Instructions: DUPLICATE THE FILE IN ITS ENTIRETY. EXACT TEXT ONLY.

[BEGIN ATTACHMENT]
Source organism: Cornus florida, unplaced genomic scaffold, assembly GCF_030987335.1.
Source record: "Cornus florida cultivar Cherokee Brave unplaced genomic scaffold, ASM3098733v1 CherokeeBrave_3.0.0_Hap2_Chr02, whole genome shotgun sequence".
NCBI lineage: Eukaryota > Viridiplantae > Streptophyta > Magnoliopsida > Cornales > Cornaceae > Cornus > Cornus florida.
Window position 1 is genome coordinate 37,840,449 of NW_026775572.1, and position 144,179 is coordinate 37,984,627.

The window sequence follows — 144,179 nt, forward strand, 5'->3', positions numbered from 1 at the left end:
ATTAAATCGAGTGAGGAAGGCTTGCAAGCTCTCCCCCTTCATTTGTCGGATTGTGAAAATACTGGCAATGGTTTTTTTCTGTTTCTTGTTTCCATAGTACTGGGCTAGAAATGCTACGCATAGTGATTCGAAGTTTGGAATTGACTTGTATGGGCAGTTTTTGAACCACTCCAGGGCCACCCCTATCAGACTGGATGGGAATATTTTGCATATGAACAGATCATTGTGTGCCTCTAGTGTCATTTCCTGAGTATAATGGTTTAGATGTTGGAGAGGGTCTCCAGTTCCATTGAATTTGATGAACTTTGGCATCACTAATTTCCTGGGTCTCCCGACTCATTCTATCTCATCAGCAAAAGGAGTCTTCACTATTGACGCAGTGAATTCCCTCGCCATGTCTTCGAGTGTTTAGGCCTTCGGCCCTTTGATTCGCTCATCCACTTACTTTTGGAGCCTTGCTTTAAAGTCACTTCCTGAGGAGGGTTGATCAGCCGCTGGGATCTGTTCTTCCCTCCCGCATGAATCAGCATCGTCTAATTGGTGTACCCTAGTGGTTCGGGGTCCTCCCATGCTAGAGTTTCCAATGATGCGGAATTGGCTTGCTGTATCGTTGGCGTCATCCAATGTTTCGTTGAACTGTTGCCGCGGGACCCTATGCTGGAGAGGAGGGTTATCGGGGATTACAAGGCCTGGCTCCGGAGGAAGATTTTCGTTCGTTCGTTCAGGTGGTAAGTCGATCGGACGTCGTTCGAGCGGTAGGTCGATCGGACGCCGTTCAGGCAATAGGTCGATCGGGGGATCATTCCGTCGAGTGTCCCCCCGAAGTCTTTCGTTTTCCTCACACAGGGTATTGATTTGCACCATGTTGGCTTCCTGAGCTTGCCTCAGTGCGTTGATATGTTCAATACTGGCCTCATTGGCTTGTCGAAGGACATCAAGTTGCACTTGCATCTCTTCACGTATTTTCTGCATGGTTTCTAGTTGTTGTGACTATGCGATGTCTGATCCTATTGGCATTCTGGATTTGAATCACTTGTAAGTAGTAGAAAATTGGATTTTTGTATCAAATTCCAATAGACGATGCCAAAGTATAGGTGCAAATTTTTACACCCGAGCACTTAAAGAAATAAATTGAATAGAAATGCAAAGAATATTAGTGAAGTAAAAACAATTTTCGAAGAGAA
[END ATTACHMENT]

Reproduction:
Source organism: Cornus florida, unplaced genomic scaffold, assembly GCF_030987335.1.
Source record: "Cornus florida cultivar Cherokee Brave unplaced genomic scaffold, ASM3098733v1 CherokeeBrave_3.0.0_Hap2_Chr02, whole genome shotgun sequence".
NCBI lineage: Eukaryota > Viridiplantae > Streptophyta > Magnoliopsida > Cornales > Cornaceae > Cornus > Cornus florida.
Window position 1 is genome coordinate 37,840,449 of NW_026775572.1, and position 144,179 is coordinate 37,984,627.

The window sequence follows — 144,179 nt, forward strand, 5'->3', positions numbered from 1 at the left end:
ATTAAATCGAGTGAGGAAGGCTTGCAAGCTCTCCCCCTTCATTTGTCGGATTGTGAAAATACTGGCAATGGTTTTTTTCTGTTTCTTGTTTCCATAGTACTGGGCTAGAAATGCTACGCATAGTGATTCGAAGTTTGGAATTGACTTGTATGGGCAGTTTTTGAACCACTCCAGGGCCACCCCTATCAGACTGGATGGGAATATTTTGCATATGAACAGATCATTGTGTGCCTCTAGTGTCATTTCCTGAGTATAATGGTTTAGATGTTGGAGAGGGTCTCCAGTTCCATTGAATTTGATGAACTTTGGCATCACTAATTTCCTGGGTCTCCCGACTCATTCTATCTCATCAGCAAAAGGAGTCTTCACTATTGACGCAGTGAATTCCCTCGCCATGTCTTCGAGTGTTTAGGCCTTCGGCCCTTTGATTCGCTCATCCACTTACTTTTGGAGCCTTGCTTTAAAGTCACTTCCTGAGGAGGGTTGATCAGCCGCTGGGATCTGTTCTTCCCTCCCGCATGAATCAGCATCGTCTAATTGGTGTACCCTAGTGGTTCGGGGTCCTCCCATGCTAGAGTTTCCAATGATGCGGAATTGGCTTGCTGTATCGTTGGCGTCATCCAATGTTTCGTTGAACTGTTGCCGCGGGACCCTATGCTGGAGAGGAGGGTTATCGGGGATTACAAGGCCTGGCTCCGGAGGAAGATTTTCGTTCGTTCGTTCAGGTGGTAAGTCGATCGGACGTCGTTCGAGCGGTAGGTCGATCGGACGCCGTTCAGGCAATAGGTCGATCGGGGGATCATTCCGTCGAGTGTCCCCCCGAAGTCTTTCGTTTTCCTCACACAGGGTATTGATTTGCACCATGTTGGCTTCCTGAGCTTGCCTCAGTGCGTTGATATGTTCAATACTGGCCTCATTGGCTTGTCGAAGGACATCAAGTTGCACTTGCATCTCTTCACGTATTTTCTGCATGGTTTCTAGTTGTTGTGACTATGCGATGTCTGATCCTATTGGCATTCTGGATTTGAATCACTTGTAAGTAGTAGAAAATTGGATTTTTGTATCAAATTCCAATAGACGATGCCAAAGTATAGGTGCAAATTTTTACACCCGAGCACTTAAAGAAATAAATTGAATAGAAATGCAAAGAATATTAGTGAAGTAAAAACAATTTTCGAAGAGAA